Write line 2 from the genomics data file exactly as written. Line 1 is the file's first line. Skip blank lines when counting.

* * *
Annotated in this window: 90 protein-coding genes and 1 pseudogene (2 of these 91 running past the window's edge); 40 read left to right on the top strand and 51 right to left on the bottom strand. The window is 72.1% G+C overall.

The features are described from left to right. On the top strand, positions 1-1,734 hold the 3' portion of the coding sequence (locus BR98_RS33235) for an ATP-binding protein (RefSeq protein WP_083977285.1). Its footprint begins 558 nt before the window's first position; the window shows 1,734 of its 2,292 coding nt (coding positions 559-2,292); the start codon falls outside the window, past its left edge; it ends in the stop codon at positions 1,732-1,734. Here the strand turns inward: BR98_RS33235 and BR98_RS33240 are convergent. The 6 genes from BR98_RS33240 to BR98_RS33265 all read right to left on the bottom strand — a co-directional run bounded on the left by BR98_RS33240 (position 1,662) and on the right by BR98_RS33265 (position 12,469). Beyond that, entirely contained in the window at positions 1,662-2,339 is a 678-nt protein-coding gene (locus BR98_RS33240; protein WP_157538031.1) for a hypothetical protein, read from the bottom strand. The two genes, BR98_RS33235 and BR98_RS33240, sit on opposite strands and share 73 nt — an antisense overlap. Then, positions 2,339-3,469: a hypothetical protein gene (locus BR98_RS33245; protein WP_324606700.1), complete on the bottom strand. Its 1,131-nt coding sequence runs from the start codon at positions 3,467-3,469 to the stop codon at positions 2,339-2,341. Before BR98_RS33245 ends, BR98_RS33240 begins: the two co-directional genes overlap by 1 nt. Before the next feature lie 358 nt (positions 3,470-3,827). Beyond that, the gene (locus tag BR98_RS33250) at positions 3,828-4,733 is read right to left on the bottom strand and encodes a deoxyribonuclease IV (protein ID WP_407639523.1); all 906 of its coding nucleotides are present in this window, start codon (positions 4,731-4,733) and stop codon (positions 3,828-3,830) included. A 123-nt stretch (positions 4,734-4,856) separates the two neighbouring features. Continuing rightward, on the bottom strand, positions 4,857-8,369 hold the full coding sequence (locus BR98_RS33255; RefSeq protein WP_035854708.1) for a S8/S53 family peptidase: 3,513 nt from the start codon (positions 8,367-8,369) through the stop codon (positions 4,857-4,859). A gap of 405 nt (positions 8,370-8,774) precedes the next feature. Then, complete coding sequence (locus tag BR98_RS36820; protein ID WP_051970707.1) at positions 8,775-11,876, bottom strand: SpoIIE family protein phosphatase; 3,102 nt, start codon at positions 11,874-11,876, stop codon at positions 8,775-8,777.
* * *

The features are described from left to right. On the top strand, positions 1-1,734 hold the 3' portion of the coding sequence (locus BR98_RS33235) for an ATP-binding protein (RefSeq protein WP_083977285.1). Its footprint begins 558 nt before the window's first position; the window shows 1,734 of its 2,292 coding nt (coding positions 559-2,292); the start codon falls outside the window, past its left edge; it ends in the stop codon at positions 1,732-1,734. Here the strand turns inward: BR98_RS33235 and BR98_RS33240 are convergent. The 6 genes from BR98_RS33240 to BR98_RS33265 all read right to left on the bottom strand — a co-directional run bounded on the left by BR98_RS33240 (position 1,662) and on the right by BR98_RS33265 (position 12,469). Beyond that, entirely contained in the window at positions 1,662-2,339 is a 678-nt protein-coding gene (locus BR98_RS33240; protein WP_157538031.1) for a hypothetical protein, read from the bottom strand. The two genes, BR98_RS33235 and BR98_RS33240, sit on opposite strands and share 73 nt — an antisense overlap. Then, positions 2,339-3,469: a hypothetical protein gene (locus BR98_RS33245; protein WP_324606700.1), complete on the bottom strand. Its 1,131-nt coding sequence runs from the start codon at positions 3,467-3,469 to the stop codon at positions 2,339-2,341. Before BR98_RS33245 ends, BR98_RS33240 begins: the two co-directional genes overlap by 1 nt. Before the next feature lie 358 nt (positions 3,470-3,827). Beyond that, the gene (locus tag BR98_RS33250) at positions 3,828-4,733 is read right to left on the bottom strand and encodes a deoxyribonuclease IV (protein ID WP_407639523.1); all 906 of its coding nucleotides are present in this window, start codon (positions 4,731-4,733) and stop codon (positions 3,828-3,830) included. A 123-nt stretch (positions 4,734-4,856) separates the two neighbouring features. Continuing rightward, on the bottom strand, positions 4,857-8,369 hold the full coding sequence (locus BR98_RS33255; RefSeq protein WP_035854708.1) for a S8/S53 family peptidase: 3,513 nt from the start codon (positions 8,367-8,369) through the stop codon (positions 4,857-4,859). A gap of 405 nt (positions 8,370-8,774) precedes the next feature. Then, complete coding sequence (locus tag BR98_RS36820; protein ID WP_051970707.1) at positions 8,775-11,876, bottom strand: SpoIIE family protein phosphatase; 3,102 nt, start codon at positions 11,874-11,876, stop codon at positions 8,775-8,777.